Perl code standards: perltidy and perlcritic

When writing scientific software, my most important consideration (behind correctness and speed) is the maintainability of the source code. This is important not only so that others can reproduce my contributions to the community, but also for my own sake and sanity. Trying to edit source code you’ve ignored for 6 months (especially Perl code) is hard enough anyway. If you don’t take the time to write clean code, it just makes it that much more frustrating.

This week I discovered two static code analysis tools for Perl that should be useful to anyone concerned about the quality of their code: perltidy and perlcritic. The latter is designed to critique your code based on published best practices, while the former is designed to tidy up your code for you. perltidy is a script that is run from the command line, while perlcritic can be run from the command line, from your own code via the Perl::Critic module, or from their web service.

Over the last few years, I’ve developed my own ad hoc standards for clean Perl code. For the important details, my code is pretty similar to the standards recommended and enforced by perltidy and perlcritic. However, as I increase the severity of the perlcritic critique, it finds quite a few issues with my code. I’m not concerned that all of this is necessarily an indication of bad code–after all, coding style and maintainability is as much about style and preference as it is about structure and correctness. However, I am going to review each recommendation seriously and improve my code accordingly (unless I have a darn good reason to ignore the warning).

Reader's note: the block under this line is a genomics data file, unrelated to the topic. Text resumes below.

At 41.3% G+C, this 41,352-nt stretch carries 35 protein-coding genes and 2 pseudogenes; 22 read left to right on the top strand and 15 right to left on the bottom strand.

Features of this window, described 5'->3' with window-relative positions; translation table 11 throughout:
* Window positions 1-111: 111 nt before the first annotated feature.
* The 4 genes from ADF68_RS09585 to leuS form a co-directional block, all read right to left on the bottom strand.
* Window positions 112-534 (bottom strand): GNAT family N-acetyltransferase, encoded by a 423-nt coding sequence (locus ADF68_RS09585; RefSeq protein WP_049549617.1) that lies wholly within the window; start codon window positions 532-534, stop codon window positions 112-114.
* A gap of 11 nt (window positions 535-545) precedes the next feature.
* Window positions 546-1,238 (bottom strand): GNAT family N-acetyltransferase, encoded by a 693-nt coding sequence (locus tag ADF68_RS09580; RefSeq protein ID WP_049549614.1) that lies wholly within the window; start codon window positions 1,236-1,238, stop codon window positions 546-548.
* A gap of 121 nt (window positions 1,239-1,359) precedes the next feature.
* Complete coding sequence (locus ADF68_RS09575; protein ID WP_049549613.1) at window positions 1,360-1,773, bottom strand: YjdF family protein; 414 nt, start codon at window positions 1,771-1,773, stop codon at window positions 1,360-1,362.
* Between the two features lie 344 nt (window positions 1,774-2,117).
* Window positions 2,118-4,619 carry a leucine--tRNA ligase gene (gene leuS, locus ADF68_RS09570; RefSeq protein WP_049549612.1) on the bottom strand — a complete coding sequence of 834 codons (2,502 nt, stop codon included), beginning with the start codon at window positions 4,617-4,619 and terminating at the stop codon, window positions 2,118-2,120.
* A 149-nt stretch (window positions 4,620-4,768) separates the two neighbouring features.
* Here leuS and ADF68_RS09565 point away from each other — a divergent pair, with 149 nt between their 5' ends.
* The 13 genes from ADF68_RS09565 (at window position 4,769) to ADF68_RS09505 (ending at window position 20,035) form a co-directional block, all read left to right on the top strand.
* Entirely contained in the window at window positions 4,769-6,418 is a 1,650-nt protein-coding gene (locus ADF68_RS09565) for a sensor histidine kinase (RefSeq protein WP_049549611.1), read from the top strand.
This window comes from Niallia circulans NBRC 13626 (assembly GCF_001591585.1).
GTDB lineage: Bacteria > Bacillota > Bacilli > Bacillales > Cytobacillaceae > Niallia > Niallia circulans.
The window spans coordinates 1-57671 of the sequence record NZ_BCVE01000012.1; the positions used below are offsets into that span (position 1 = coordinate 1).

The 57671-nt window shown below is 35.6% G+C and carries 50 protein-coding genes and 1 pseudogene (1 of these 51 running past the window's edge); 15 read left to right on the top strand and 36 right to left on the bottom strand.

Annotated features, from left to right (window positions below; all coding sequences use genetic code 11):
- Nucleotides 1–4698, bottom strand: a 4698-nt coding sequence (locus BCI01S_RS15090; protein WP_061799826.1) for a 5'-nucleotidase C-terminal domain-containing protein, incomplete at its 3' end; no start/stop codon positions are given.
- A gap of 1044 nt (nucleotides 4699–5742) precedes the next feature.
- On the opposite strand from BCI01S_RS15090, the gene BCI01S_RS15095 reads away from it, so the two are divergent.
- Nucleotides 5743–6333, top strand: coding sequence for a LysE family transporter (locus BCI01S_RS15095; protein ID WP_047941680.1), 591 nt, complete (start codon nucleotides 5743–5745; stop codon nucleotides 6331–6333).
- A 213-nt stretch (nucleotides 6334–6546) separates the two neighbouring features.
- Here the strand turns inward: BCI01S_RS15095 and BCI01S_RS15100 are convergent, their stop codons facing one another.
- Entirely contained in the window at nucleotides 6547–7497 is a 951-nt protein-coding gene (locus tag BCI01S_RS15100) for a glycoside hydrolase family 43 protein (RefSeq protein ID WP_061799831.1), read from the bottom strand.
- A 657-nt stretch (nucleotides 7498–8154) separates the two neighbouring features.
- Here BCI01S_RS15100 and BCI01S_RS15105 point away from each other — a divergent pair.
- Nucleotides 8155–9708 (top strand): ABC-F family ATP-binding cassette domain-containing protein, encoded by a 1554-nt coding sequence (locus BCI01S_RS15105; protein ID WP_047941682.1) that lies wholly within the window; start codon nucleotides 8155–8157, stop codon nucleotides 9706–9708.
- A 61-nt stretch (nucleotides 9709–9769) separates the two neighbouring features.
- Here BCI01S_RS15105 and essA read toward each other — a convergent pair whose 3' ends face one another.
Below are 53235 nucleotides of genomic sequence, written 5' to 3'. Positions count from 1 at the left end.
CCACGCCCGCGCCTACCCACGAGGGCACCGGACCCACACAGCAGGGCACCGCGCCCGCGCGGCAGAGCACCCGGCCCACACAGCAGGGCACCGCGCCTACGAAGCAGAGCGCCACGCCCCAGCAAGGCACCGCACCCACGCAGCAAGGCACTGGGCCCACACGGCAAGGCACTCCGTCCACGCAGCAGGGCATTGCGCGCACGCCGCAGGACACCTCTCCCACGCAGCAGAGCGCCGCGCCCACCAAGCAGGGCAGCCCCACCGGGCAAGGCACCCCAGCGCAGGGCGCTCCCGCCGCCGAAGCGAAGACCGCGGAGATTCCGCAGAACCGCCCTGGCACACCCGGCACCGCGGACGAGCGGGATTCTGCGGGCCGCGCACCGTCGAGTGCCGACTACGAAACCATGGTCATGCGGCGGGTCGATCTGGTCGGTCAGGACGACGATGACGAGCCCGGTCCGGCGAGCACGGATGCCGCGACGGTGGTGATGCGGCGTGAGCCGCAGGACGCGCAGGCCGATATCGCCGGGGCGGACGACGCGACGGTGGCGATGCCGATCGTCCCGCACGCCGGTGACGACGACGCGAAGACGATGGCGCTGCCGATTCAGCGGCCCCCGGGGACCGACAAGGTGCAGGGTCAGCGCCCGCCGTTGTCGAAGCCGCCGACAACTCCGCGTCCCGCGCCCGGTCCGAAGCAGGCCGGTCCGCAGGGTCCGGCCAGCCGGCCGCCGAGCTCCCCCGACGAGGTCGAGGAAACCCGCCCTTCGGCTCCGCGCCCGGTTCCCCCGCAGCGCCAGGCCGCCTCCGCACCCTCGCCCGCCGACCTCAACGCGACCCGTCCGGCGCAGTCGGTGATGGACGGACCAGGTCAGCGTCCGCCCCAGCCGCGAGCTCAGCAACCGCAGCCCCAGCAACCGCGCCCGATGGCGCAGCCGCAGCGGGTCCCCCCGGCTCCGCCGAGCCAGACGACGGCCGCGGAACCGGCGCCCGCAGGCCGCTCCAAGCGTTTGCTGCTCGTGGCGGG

For a biologist just starting out with Perl programming, these two tools are a wonderful way of helping you to write good, clean, and maintainable Perl code!

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